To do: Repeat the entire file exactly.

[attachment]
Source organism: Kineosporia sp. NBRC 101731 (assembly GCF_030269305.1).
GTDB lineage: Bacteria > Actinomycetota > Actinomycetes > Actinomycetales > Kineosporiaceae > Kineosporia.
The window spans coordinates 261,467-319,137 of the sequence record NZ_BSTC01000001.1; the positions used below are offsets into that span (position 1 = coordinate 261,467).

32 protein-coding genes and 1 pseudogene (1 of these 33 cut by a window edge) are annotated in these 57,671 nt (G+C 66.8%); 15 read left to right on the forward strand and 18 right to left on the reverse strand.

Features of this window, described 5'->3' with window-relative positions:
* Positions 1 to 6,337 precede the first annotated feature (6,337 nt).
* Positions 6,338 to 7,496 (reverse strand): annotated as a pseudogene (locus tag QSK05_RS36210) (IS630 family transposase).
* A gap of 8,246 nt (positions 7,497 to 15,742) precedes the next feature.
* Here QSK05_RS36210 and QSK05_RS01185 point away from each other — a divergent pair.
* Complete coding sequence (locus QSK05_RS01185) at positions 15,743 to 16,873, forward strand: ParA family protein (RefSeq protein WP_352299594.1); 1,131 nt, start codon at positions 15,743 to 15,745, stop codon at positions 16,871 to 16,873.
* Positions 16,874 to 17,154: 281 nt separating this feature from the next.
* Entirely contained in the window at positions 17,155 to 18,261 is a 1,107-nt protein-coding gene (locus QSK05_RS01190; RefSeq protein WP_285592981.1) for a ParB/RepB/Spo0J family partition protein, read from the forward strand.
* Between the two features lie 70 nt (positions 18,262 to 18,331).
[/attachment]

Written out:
Source organism: Kineosporia sp. NBRC 101731 (assembly GCF_030269305.1).
GTDB lineage: Bacteria > Actinomycetota > Actinomycetes > Actinomycetales > Kineosporiaceae > Kineosporia.
The window spans coordinates 261,467-319,137 of the sequence record NZ_BSTC01000001.1; the positions used below are offsets into that span (position 1 = coordinate 261,467).

32 protein-coding genes and 1 pseudogene (1 of these 33 cut by a window edge) are annotated in these 57,671 nt (G+C 66.8%); 15 read left to right on the forward strand and 18 right to left on the reverse strand.

Features of this window, described 5'->3' with window-relative positions:
* Positions 1 to 6,337 precede the first annotated feature (6,337 nt).
* Positions 6,338 to 7,496 (reverse strand): annotated as a pseudogene (locus tag QSK05_RS36210) (IS630 family transposase).
* A gap of 8,246 nt (positions 7,497 to 15,742) precedes the next feature.
* Here QSK05_RS36210 and QSK05_RS01185 point away from each other — a divergent pair.
* Complete coding sequence (locus QSK05_RS01185) at positions 15,743 to 16,873, forward strand: ParA family protein (RefSeq protein WP_352299594.1); 1,131 nt, start codon at positions 15,743 to 15,745, stop codon at positions 16,871 to 16,873.
* Positions 16,874 to 17,154: 281 nt separating this feature from the next.
* Entirely contained in the window at positions 17,155 to 18,261 is a 1,107-nt protein-coding gene (locus QSK05_RS01190; RefSeq protein WP_285592981.1) for a ParB/RepB/Spo0J family partition protein, read from the forward strand.
* Between the two features lie 70 nt (positions 18,262 to 18,331).